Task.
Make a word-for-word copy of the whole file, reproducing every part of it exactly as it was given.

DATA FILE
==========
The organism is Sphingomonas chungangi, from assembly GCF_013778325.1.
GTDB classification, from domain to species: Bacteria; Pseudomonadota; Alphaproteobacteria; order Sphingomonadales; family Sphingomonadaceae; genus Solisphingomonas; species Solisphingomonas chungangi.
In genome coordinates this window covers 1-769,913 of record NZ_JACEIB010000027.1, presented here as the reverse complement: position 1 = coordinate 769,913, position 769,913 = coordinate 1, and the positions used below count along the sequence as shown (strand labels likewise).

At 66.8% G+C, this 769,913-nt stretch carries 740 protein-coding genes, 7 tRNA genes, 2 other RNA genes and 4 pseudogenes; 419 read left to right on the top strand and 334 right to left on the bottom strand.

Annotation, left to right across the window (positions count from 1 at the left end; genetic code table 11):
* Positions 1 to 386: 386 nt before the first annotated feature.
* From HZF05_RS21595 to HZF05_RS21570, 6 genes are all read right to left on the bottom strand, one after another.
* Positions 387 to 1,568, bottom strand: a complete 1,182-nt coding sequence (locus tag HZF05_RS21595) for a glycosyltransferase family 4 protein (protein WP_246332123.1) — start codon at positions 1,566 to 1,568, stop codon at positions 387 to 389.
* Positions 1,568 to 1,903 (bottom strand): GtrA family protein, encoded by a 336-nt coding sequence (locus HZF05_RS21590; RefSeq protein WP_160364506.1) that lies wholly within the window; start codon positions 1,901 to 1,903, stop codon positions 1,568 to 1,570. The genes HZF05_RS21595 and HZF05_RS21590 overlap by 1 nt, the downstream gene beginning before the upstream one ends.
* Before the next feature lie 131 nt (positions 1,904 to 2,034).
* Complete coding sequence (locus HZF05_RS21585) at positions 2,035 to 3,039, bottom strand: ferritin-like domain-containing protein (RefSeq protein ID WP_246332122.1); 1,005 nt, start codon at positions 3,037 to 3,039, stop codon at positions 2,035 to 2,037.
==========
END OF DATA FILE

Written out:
The organism is Sphingomonas chungangi, from assembly GCF_013778325.1.
GTDB classification, from domain to species: Bacteria; Pseudomonadota; Alphaproteobacteria; order Sphingomonadales; family Sphingomonadaceae; genus Solisphingomonas; species Solisphingomonas chungangi.
In genome coordinates this window covers 1-769,913 of record NZ_JACEIB010000027.1, presented here as the reverse complement: position 1 = coordinate 769,913, position 769,913 = coordinate 1, and the positions used below count along the sequence as shown (strand labels likewise).

At 66.8% G+C, this 769,913-nt stretch carries 740 protein-coding genes, 7 tRNA genes, 2 other RNA genes and 4 pseudogenes; 419 read left to right on the top strand and 334 right to left on the bottom strand.

Annotation, left to right across the window (positions count from 1 at the left end; genetic code table 11):
* Positions 1 to 386: 386 nt before the first annotated feature.
* From HZF05_RS21595 to HZF05_RS21570, 6 genes are all read right to left on the bottom strand, one after another.
* Positions 387 to 1,568, bottom strand: a complete 1,182-nt coding sequence (locus tag HZF05_RS21595) for a glycosyltransferase family 4 protein (protein WP_246332123.1) — start codon at positions 1,566 to 1,568, stop codon at positions 387 to 389.
* Positions 1,568 to 1,903 (bottom strand): GtrA family protein, encoded by a 336-nt coding sequence (locus HZF05_RS21590; RefSeq protein WP_160364506.1) that lies wholly within the window; start codon positions 1,901 to 1,903, stop codon positions 1,568 to 1,570. The genes HZF05_RS21595 and HZF05_RS21590 overlap by 1 nt, the downstream gene beginning before the upstream one ends.
* Before the next feature lie 131 nt (positions 1,904 to 2,034).
* Complete coding sequence (locus HZF05_RS21585) at positions 2,035 to 3,039, bottom strand: ferritin-like domain-containing protein (RefSeq protein ID WP_246332122.1); 1,005 nt, start codon at positions 3,037 to 3,039, stop codon at positions 2,035 to 2,037.